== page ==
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Mike Ellery of England fends off an opponent during a game against Wales on the first day of the 2019 Hong Kong Sevens at Hong Kong Stadium. Photo: Winson Wong

Team GB to replace England, Scotland, Wales on HSBC World Sevens Series from 2023, first tournament will be in Hong Kong

  • Decision taken jointly by three governing bodies ‘to align with their Olympic participation status and qualification pathway’
  • The HSBC World Rugby Sevens Series 2023 kicks off with a men’s event in Hong Kong on November 4-6 this year

England, Wales and Scotland will be joining forces to create combined men’s and women’s Great Britain sevens teams from the start of the 2023 season, which will begin in Hong Kong in November.

The decision was taken jointly by governing bodies the RFU, Scottish Rugby and the WRU to compete on the HSBC World Sevens Series as GB Sevens.

Team Great Britain before the rugby sevens men’s gold medal match against Fiji at the Rio 2016 Olympic Games. Photo: Getty Images

World Rugby welcomed the decision on Wednesday, and said the move aligned “with their Olympic participation status and qualification pathway”.

“We pay tribute to the three unions for their positive and constructive collaboration,” World Rugby chief competitions and performance officer Nigel Cass said.

The HSBC World Rugby Sevens Series 2023 kicks off with a men’s event in Hong Kong on November 4-6 this year, before combined men’s and women’s rounds in Dubai and Cape Town in December.

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“This is a seminal day for sevens, it is the right way forward, giving team GB a real opportunity to go to the Olympic Games with the right preparation,” Conor O’Shea, the RFU director of performance, said.

“We will be working hard now to finalise the structures to support GB so we are ready to start the 22/23 World Sevens Series with a bang, moving towards Paris 2024 and beyond.”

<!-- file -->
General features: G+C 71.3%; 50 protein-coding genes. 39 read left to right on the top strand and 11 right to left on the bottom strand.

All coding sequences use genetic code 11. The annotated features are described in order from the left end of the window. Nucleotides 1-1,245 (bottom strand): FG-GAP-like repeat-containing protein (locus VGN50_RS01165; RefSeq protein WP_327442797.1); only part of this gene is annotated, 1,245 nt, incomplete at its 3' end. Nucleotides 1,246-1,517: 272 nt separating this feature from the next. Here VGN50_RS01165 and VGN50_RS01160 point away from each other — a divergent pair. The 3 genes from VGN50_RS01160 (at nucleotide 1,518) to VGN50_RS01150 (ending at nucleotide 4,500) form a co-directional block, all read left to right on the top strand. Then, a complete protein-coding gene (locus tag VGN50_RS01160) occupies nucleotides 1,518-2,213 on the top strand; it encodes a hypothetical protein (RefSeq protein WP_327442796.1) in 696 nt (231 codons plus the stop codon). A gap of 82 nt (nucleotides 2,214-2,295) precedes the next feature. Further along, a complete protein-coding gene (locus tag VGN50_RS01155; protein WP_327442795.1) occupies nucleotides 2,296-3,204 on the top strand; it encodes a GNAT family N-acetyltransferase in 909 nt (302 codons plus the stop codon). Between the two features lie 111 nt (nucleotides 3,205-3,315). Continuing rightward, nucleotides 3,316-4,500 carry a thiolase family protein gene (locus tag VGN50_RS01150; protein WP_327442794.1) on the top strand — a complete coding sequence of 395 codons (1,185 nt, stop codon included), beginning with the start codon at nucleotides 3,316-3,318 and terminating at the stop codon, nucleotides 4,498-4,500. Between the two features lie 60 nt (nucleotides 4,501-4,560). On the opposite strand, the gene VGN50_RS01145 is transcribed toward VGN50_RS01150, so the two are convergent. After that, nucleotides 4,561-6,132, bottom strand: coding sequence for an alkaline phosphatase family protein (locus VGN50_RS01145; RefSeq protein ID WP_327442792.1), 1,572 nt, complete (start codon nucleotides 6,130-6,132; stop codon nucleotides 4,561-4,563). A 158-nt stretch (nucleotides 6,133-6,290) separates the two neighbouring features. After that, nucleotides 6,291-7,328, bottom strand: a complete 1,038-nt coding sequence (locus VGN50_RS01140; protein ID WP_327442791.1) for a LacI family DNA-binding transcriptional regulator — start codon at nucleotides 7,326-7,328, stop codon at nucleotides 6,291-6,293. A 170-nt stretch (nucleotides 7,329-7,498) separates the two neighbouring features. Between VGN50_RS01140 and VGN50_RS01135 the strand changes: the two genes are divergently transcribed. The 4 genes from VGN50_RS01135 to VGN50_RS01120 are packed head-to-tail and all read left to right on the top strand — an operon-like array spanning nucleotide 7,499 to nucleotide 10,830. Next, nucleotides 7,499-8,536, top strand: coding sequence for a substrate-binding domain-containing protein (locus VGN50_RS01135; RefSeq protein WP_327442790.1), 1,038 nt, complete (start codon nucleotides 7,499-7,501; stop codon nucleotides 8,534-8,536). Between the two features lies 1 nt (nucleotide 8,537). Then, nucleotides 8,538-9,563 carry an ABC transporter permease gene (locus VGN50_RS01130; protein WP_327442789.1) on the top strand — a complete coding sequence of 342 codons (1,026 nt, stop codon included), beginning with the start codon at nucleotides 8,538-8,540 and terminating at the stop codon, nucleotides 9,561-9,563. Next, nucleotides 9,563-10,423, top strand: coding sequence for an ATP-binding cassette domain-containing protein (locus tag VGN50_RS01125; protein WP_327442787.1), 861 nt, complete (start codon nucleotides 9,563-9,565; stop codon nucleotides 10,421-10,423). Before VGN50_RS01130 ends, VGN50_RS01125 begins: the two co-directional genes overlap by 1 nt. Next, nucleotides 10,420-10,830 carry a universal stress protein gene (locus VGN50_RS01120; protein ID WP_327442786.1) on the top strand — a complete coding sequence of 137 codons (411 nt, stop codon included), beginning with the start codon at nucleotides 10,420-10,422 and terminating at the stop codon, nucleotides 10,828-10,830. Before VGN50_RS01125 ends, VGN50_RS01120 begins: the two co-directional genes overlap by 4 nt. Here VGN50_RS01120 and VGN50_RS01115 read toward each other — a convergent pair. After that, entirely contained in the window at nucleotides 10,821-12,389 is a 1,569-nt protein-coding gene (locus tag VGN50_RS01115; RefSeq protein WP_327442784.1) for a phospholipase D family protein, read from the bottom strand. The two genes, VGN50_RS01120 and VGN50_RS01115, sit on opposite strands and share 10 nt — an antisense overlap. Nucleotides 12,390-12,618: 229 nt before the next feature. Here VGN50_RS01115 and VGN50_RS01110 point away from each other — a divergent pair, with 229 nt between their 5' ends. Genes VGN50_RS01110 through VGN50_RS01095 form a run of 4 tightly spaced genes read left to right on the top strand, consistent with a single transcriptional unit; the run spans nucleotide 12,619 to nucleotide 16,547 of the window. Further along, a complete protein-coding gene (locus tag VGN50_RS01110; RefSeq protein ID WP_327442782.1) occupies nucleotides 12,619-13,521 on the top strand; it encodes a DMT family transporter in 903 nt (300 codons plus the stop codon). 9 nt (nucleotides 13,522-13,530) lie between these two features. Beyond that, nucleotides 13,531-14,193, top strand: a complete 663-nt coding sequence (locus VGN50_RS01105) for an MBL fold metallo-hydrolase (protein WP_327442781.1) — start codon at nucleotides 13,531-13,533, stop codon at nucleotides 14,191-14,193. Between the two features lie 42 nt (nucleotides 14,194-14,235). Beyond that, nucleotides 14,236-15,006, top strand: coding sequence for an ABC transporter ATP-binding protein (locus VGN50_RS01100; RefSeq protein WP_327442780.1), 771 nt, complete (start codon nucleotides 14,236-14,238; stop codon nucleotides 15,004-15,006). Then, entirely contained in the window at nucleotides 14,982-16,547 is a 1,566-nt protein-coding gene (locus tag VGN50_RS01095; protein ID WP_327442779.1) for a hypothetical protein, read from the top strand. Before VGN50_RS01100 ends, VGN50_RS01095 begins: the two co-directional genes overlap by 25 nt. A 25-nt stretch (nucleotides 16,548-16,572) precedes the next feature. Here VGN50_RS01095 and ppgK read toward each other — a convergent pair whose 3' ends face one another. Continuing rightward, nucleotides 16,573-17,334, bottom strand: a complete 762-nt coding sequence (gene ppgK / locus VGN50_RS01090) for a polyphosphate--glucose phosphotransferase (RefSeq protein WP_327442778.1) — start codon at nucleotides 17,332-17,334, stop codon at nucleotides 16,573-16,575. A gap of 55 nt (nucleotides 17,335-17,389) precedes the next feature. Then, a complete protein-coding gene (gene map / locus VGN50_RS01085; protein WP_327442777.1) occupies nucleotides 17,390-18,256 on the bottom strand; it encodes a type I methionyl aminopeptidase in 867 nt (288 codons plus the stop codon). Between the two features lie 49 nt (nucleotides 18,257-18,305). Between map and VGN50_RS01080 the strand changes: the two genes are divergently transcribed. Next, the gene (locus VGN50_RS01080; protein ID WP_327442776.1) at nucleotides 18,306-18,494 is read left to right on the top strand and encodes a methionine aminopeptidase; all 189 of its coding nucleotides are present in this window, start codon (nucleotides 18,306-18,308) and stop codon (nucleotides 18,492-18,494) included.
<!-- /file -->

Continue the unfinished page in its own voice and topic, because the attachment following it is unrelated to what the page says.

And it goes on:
The Series continues in 2023 with 11 men’s rounds and sevens women’s rounds. The women’s Series will conclude in Toulouse over May 12-14, with the men’s finale a week later in London.

“We look forward to welcoming England, Scotland and Wales teams to compete in the Commonwealth Games at Coventry Stadium on July 29-31 and Rugby World Cup Sevens in Cape Town on September 9-11,” World Rugby added in its statements.

It said it was in discussions with the respective nations “with regard to further playing opportunities for the England, Scotland and Wales teams”.

England’s Ben Howard (right) scores a try against Scotland at the 2018 Hong Kong Sevens. Photo: Edward Wong

England, Wales and Scotland competed together under the Team GB banner in rugby sevens at the 2016 Rio Olympics, and the Tokyo 2020 Olympics.

Great Britain competed on the 2021 Sevens Series in preparation for the Tokyo Summer Games, which were delayed a year amid pandemic restrictions in Japan.

Scottish Rugby said in its own statement on Wednesday that it “remains committed to its own sevens programme going forward “despite the “mandate from World Rugby for Olympic qualification”.

“We are acutely aware of Scotland’s heritage and passion for sevens rugby,” Scottish Rugby director of high performance Jim Mallinder said. “As such we remain fully committed to a Scotland sevens programme to develop our players and coaches.

Scotland celebrate winning the Challenge Trophy Final against Japan on the last day of the 2019 Hong Kong Sevens. Photo: K.Y. Cheng

“The move to a GB Sevens team on the World Series will give Scottish players, both men and women, a unique opportunity to represent and compete on the largest global stage through the World Series and Olympic Games.

“It is an exciting development and one we intend to play a full part in.”

WRU performance director Nigel Walker said it would maintain male and female sevens programmes in Wales “to develop players and coaches and make sure there is a pipeline of talent culminating in the opportunity to push for GB selection and ultimately compete at an Olympics”.

Afon Bagshaw (centre) of Wales in action during the Shield semi-final against Canada at the 2019 Hong Kong Sevens. Photo: Sam Tsang

In all, 14 men’s teams have been confirmed for the 2023 Series, with Great Britain to be joined by Argentina, Australia, Canada, Fiji, France, Ireland, Japan, Kenya, New Zealand, Samoa, South Africa, Spain and the USA.

They will be joined by the winner of the World Rugby Challenger Series, which takes place in Chile on August 12-14, while one team will also be invited for each round of the Series to make it 16 teams per tournament.

The 10 women’s teams confirmed for the 2023 Series are Australia, Brazil, Canada, Fiji, France, Great Britain, Ireland, New Zealand, Spain and the USA.

They will also be joined by the World Rugby Challenger Series 2022 winner, and an invitational team for each round of the Series, making a total of 12 teams at each tournament.